I don’t know what to pack. I’m about to take a trip to Dublin, Ireland, and I have no idea whether to pack my MacBook Pro, my less-powerful-but-more-portable MacBook Air, or just an iPad. And if I opt for only an iPad, do I take my favorite one—the iPad mini—or do I choose the full-size model to take advantage of the more extensive screen real estate?
Oh geez…if I take only an iPad, do I pack my Bluetooth keyboard, too? Because typing, especially on the iPad mini, isn’t ideal. And if I do stow an iPad, should I leave the Kindle at home? (Okay, technically the Kindle isn’t an Apple device, but it’s a gadget I use daily and feel much affection for.)
Coming up for Air
Let’s get one thing out of the way at the outset: This is the firstest of first-world problems.
It is not, however, a first-class problem: I will most decidedly be seated in the economy section of the plane on this trip, as I will on trips later this year to Australia and France. And that’s a factor in my decision: The MacBook Pro is unwieldy when parked on a tray table in coach, especially if the unconscionable rube in front of me yields to the misanthropic temptation to recline his seatback from its full and upright position.
On the other hand, my MacBook Pro is my main axe, my go-to machine. Leaving it behind feels not quite like admitting defeat, but like resigning myself to an imperfect computing experience abroad. Nevertheless, I can’t make a sufficiently compelling case to myself for bringing my heaviest Mac laptop with me on a jaunt across the globe.
That said, the globetrotting nature of my travel contributes to my thinking that maybe taking the MacBook Air could be useful, if for no other reason than to use it as the world’s largest charging station for my iOS devices: My iPhone is coming with me no matter what, but I can’t plug my charger directly into the Irish outlets. I have only one adapter, so I’m thinking that I could plug my MacBook Air in there, and then use the laptop’s USB ports to charge my other devices.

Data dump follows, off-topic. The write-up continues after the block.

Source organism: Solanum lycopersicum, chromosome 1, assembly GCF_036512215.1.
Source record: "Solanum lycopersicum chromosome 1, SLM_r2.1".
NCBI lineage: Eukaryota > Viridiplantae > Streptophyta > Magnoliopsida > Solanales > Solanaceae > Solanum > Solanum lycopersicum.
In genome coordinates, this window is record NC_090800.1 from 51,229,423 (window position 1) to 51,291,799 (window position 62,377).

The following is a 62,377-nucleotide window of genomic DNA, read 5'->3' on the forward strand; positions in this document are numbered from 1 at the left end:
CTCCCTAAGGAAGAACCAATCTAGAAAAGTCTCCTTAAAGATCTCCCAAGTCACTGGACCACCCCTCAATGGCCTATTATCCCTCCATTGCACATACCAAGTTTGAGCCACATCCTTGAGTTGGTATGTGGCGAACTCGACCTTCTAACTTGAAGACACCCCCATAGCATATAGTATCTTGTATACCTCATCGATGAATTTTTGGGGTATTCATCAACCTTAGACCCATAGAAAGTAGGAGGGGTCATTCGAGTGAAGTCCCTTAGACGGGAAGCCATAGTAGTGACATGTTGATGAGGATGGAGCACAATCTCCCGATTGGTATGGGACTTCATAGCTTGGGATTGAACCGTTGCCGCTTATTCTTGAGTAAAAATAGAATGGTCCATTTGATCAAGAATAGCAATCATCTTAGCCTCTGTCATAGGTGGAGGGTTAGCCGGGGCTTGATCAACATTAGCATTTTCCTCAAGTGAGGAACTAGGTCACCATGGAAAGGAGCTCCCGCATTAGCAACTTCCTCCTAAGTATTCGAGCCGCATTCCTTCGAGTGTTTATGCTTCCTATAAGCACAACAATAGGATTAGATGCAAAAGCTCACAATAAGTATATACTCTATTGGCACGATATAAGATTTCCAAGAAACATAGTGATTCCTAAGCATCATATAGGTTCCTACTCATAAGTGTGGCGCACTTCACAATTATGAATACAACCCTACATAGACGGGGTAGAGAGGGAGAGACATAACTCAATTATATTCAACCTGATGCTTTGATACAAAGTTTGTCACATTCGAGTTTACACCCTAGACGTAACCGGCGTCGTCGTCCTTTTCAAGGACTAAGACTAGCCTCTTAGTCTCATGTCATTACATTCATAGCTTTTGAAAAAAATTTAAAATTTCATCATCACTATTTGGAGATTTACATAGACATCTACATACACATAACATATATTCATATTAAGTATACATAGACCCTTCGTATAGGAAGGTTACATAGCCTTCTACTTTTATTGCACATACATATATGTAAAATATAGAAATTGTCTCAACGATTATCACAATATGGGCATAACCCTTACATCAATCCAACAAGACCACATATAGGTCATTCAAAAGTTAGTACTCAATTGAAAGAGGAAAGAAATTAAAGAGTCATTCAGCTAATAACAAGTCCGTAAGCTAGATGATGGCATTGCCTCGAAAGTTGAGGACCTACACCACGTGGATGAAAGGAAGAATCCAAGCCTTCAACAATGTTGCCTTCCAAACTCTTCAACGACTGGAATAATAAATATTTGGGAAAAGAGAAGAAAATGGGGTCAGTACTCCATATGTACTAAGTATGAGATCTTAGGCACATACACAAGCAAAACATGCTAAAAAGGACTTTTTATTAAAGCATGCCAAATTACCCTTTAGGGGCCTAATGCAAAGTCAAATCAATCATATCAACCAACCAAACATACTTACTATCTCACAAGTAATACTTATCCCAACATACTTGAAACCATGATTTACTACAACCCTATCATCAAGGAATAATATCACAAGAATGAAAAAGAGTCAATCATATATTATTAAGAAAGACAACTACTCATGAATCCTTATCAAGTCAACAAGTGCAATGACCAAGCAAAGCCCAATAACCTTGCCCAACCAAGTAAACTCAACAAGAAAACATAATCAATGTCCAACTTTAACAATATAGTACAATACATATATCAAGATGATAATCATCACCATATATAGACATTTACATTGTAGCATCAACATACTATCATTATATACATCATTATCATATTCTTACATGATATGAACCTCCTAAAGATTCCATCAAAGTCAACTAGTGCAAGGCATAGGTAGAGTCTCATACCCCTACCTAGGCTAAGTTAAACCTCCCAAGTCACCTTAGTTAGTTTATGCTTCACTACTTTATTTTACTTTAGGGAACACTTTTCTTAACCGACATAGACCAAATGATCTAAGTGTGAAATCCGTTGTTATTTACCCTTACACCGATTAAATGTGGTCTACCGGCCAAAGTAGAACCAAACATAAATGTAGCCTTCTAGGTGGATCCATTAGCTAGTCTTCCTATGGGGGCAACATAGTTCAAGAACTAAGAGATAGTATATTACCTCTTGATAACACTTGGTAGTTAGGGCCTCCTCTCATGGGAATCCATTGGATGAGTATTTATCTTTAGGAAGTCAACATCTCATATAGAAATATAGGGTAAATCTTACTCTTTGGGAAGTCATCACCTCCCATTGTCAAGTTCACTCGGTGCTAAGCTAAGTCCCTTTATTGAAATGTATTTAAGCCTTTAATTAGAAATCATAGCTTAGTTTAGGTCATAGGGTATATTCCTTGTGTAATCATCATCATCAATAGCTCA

Of course, if that were the only reason I wanted to take the MacBook Air, it would make sense to pack a powered USB hub instead. I could plug that piece of hardware into the adapter and leave the vestigial laptop at home.
Can I track with the lack of a Mac?
The key question I have to answer is: What would I use the laptop for? I’m speaking at a conference in Dublin, with a Keynote presentation I built on my Mac. I could make last-minute presentation tweaks as needed using Keynote on the iPad, if necessary, but the iPad would warn me about irreversible minor changes that might occur. And that’s scary. If I go without a laptop, I’ll need to consider my presentation finished before takeoff. I think I’m okay with that.
If I were planning to do serious work while in Ireland, I’d definitely pack a laptop. That’s because—though my friend and colleague Dan Moren made a decent go of working from his iPad—I find my iPad too stifling to use as a full-time work machine.
Since I don’t plan on putting in full workdays from Ireland, the only things I would be likely to use the laptop for are tasks that the iPad generally excels at: email, RSS, the Web, Twitter, and FaceTime with the family back home.
And thus, with a heavy heart but a lighter backpack, I decide to leave the laptop at home.
Maxing out the mini